Why we need kind, compassionate dialogue about mental illness
Thursday, February 8, 2018 at 09:44AM
Kim in Mental Health, Worry and Anxiety

Recently, in conversation with some family members, I learned that there has been a history of depression on my father's side of the family. My mother's father suffered from depression, and was actually institutionalized at one point, and I was aware of that. The news about my father's family has been a recent discovery. And it is only recent because no one talked about it. It was a shameful thing to admit, so it was never addressed. But now that we are getting more information about mental illness, we can gain a little understanding into what some of our family members experienced.

Three years ago, I felt like I was losing control of myself. I told my husband one day that I felt like anxiety was coming from outside and attacking me. I knew something was wrong. I didn't tell very many people. Why? Because of the guilt associated with it. Especially as a Christian I was embarrassed. And I was aware of the attitudes of other Christians in the face of mental illness from having heard comments over the years: 

"Philippians commands us not to be anxious."

"They just need to trust God more."

"Don't they know that anxiety is a sin?"

"They're self-absorbed."

Today, I don't mind so much talking about it with others, but I'm careful, because frankly, there are just some people I know who will not be kind. And it is the people who have never struggled with it or have never known someone who has struggled with it who are the worst.

One of the things that helped me was knowing that I was not alone. My own father went through five years of clinical depression, and when he knew what I was going through, he called me and offered the kind, tender sympathy that only a fellow sufferer can offer. His attitude was not dismissive nor did he suggest things that would promise instant results. No, my father did not remind me to "Be anxious for nothing," but he patiently listened. 

We need people to talk about their mental health issues because those who came after us need to know; our children or our grandchildren. For some, the first signs of mental illness may frighten them. They may not understand why it's happening. They may need to know if there is a familial link. It can help them cope with it, and provide guidance to their doctor.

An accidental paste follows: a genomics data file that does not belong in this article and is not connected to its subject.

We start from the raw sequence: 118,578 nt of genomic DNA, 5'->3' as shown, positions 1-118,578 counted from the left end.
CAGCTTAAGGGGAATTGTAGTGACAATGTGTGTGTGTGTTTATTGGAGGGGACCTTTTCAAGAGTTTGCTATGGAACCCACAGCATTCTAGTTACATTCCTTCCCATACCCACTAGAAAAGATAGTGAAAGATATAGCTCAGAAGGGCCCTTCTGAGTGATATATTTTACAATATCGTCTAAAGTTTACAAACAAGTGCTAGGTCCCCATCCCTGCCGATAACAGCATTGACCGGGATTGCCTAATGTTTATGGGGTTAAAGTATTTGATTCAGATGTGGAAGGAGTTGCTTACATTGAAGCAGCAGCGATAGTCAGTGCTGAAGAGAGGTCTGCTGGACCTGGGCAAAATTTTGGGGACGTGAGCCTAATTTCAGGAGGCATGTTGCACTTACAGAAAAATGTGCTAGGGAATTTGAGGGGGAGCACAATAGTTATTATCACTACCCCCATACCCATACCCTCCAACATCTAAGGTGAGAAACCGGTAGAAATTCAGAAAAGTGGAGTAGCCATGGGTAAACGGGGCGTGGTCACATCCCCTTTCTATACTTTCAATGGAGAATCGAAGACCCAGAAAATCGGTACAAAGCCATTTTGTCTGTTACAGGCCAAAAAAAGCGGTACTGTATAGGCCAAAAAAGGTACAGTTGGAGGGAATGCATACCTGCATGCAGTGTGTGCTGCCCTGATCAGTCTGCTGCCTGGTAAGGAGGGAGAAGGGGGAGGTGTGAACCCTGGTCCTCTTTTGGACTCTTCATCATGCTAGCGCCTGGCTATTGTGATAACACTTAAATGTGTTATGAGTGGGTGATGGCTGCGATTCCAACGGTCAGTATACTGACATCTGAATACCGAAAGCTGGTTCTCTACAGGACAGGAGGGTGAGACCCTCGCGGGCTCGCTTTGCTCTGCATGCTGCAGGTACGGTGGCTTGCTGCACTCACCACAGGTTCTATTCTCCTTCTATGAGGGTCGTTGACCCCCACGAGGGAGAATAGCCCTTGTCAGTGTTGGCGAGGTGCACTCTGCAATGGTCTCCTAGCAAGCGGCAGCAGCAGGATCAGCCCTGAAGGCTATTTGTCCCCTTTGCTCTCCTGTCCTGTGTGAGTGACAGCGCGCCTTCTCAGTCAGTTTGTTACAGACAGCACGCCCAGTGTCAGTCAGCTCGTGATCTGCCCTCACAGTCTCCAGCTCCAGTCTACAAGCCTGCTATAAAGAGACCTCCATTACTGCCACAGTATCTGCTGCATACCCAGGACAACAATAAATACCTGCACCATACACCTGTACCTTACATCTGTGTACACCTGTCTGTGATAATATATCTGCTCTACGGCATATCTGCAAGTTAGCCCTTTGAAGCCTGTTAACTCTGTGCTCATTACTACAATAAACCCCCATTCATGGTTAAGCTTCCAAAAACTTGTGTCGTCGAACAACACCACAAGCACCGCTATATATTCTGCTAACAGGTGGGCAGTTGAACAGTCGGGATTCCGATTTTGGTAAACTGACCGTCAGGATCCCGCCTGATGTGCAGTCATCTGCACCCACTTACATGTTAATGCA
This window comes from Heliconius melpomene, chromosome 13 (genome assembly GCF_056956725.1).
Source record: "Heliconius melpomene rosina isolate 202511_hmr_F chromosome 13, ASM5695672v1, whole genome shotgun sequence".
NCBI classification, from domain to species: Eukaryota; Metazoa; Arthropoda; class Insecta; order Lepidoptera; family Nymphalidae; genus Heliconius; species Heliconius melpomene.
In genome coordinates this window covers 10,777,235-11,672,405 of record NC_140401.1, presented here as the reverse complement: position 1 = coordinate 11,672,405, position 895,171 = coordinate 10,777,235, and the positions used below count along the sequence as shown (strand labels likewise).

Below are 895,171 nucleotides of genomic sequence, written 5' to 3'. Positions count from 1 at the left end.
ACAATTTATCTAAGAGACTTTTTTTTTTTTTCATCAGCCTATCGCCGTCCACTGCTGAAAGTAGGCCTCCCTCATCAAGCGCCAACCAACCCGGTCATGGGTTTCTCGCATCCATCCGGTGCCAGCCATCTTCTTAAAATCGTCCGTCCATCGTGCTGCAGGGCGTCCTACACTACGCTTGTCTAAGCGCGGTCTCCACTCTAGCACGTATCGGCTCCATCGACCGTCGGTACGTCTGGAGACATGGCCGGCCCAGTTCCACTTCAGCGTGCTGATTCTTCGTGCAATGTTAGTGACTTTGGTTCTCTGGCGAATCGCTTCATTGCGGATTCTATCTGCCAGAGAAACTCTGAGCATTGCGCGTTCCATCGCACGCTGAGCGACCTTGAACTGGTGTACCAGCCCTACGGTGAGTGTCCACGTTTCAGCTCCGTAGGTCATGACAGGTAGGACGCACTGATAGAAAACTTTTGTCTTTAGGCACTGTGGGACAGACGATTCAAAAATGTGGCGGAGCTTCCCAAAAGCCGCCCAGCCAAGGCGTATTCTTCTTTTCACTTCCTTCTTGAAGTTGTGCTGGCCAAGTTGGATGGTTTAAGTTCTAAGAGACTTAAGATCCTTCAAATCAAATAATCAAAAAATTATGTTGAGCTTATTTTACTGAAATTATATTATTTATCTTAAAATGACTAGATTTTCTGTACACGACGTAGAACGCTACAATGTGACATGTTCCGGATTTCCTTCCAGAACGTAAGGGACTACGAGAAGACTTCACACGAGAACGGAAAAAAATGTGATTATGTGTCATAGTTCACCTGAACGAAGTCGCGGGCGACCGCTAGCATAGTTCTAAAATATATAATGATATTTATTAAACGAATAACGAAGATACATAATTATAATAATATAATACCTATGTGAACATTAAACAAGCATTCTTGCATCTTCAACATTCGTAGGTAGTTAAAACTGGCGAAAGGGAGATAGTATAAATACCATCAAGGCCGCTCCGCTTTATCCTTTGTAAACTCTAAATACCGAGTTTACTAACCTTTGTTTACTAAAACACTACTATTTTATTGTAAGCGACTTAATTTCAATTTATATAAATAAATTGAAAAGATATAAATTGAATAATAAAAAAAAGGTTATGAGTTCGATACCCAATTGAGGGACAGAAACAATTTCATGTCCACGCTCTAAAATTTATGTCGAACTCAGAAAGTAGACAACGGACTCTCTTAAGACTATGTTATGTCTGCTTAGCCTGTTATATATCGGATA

Not all people who are depressed or struggle with other kinds of mental illness are obvious about it. Some people are able to mask their suffering quite well with outgoing, gregarious behaviour. They may even make you laugh. But after the laughter has died down, their feelings return. I was able to teach a Bible study regularly while at the worst of my anxiety, and no one but those closest to me knew what was happening. My closest friend sat in on my studies and told me one day that she would never guess that I was overwhelmed. We find coping mechanisms. Simply because someone doesn't look like they are suffering doesn't mean they aren't.

It's lonely to struggle with anxiety and depression. I can testify to that. I was in God's word daily; sometimes hourly. There were nights when I couldn't sleep and I poured over the Psalms and the gospels. I credit that with keeping me from completely falling apart. But it didn't cure things instantly. And I am thankful that I know about our family history. As a mother, it has helped me to discuss things with my children, and to be observant and attentive. We need to talk about mental illness. But more than that, we need kindness and compassion. And we definitely don't need simplistic remedies that betray ignorance.

Article originally appeared on That I May Know (http://philippians314.squarespace.com/).
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